I will admit that I haven’t yet finished this study (logic says it takes thirty days to complete a thirty-day study, and I just didn’t get it started in time). I’ve read some of Ray Hawkins’ other Bible study books and recommend them for their sensible use and application of scripture, and for Ray’s personal insights based on years as a Christian minister.

The Warrior Lord’s Sword is more of the same: sensible and intelligent teaching from a man worth listening to, with plenty of quotable thoughts to ponder (like the one above). Recommended.

You can read the introduction below:

7 July 2016

I'm Reviewing Claiming Noah at Australasian Christian Writers

I'm visiting Australasian Christian Writers today, to review Claiming Noah by Amanda Ortlepp. Click here to visit!

You can read the introduction to Claiming Noah below:

4 July 2016

Clash Champ--Her One and Only by Becky Wade

Congratulations to Becky Wade 
and her novel
Her One and Only
for taking home this month's Clash crown!


About the book:
After ten years in the NFL, super star Gray Fowler is accustomed to obsessive fans. But when Gray starts receiving death threats from a stalker, his team hires an executive protection agency to guard him until the culprit is caught. Dealing with bodyguards 24/7 is a headache, especially when one of them is a young, beautiful woman. How can a female half his size possibly protect him better than he can protect himself?

Dru Porter is a former Marine, an expert markswoman, and a black belt–none of which saved her from disaster on her last assignment. In order to rebuild her tarnished reputation, she’s determined to find Gray’s stalker and, since relationships between agents and clients are forbidden, avoid a romantic attachment between herself and the rugged football player with the mysterious past.

Yet every secret that leads Dru closer to the stalker also draws her closer to Gray. As the danger escalates, they’ll survive only if they can learn to trust their lives — and their hearts — to one another.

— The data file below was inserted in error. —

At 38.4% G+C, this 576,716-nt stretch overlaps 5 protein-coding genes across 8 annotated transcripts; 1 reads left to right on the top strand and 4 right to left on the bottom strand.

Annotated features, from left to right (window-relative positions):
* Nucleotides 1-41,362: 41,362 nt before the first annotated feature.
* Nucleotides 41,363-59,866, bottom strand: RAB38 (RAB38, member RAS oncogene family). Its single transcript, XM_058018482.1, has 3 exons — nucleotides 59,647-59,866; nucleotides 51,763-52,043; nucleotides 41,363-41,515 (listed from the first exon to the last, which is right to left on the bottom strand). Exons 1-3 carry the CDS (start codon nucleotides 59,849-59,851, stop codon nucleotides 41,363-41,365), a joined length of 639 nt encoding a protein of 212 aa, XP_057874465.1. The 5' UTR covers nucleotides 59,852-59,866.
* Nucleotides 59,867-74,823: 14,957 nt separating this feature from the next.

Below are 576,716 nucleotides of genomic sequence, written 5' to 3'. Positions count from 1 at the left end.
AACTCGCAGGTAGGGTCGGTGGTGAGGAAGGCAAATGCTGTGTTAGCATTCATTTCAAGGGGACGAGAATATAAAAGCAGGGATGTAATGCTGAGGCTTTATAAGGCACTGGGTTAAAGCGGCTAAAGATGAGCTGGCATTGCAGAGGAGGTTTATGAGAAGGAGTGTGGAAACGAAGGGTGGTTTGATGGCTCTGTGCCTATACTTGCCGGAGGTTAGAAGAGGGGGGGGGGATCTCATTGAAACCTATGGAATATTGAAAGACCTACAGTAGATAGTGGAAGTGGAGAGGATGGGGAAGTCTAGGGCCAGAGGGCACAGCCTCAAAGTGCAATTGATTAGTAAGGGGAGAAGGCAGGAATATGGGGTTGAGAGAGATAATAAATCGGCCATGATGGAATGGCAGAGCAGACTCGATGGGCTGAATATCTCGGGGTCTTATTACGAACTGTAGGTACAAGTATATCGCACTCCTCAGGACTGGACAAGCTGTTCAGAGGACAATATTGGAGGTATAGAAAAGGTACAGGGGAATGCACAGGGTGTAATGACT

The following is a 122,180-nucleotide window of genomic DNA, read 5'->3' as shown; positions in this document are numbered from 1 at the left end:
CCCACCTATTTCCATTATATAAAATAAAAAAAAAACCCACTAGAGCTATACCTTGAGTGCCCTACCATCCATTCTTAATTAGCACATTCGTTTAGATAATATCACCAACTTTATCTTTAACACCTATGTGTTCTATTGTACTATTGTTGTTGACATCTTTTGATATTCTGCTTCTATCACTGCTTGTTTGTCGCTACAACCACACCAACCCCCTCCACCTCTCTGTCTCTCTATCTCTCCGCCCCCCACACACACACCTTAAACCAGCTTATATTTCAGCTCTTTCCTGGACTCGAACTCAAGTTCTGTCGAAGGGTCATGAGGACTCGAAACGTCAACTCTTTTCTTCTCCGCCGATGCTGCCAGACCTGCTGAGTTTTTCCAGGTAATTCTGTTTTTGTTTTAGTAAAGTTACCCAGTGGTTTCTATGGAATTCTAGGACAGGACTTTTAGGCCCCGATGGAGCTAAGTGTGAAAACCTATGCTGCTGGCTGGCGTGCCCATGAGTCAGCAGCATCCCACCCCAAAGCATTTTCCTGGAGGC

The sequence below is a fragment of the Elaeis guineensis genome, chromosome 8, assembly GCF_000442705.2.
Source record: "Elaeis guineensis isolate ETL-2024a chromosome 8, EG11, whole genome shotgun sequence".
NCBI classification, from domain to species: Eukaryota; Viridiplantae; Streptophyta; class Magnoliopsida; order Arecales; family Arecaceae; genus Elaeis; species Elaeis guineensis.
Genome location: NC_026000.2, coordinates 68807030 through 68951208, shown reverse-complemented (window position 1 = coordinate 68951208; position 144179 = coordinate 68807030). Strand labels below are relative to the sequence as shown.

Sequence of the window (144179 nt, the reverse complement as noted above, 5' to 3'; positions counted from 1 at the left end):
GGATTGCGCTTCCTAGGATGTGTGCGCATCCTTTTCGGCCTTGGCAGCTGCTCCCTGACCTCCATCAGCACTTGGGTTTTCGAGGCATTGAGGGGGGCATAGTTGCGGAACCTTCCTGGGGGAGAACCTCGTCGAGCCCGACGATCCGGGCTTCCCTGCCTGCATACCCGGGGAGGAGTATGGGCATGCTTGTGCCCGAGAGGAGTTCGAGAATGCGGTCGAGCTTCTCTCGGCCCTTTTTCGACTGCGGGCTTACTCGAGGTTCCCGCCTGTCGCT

Becky also has a FREE book sale going on RIGHT NOW!
Undeniably Yours

What Becky's voters had to say:
~I have read and loved Becky Wade's books for awhile now! She is talented and brilliant. I love having the option to read romantic fiction that is Christian based and clean for the soul. It's wonderful! Thank you!!

~I wouldn't even need a beach to want to read your book, Becky Wade!

~LOVE Becky Wade!! Loved the conclusion to the Porter Family Series!! Perfect book poolside or other Summer destination or really any place any time!! :)

~Even though I have only read one of the books on this list (I look forward to checking some more of these out) i want to thank all the authors for doing what they do. I believe God uses you to help others. I love reading because it can just help me escape sometimes and than start fresh and go forward. Also encouraging our relationship with God through seeing your characters growing in faith. Thank you for writing even when it toughs because it makes a difference and matters to people like me!!!

~I just received a whole set of Becky Wade's books and can't wait to read them

~Becky Wade, I love your books. Keep up the great work

~I have loved all of Becky Wade's books! I am never disappointed with any of her books - I look forward to each next one. They are always on my to purchase list as soon as they come out - one of my new favorite authors! :)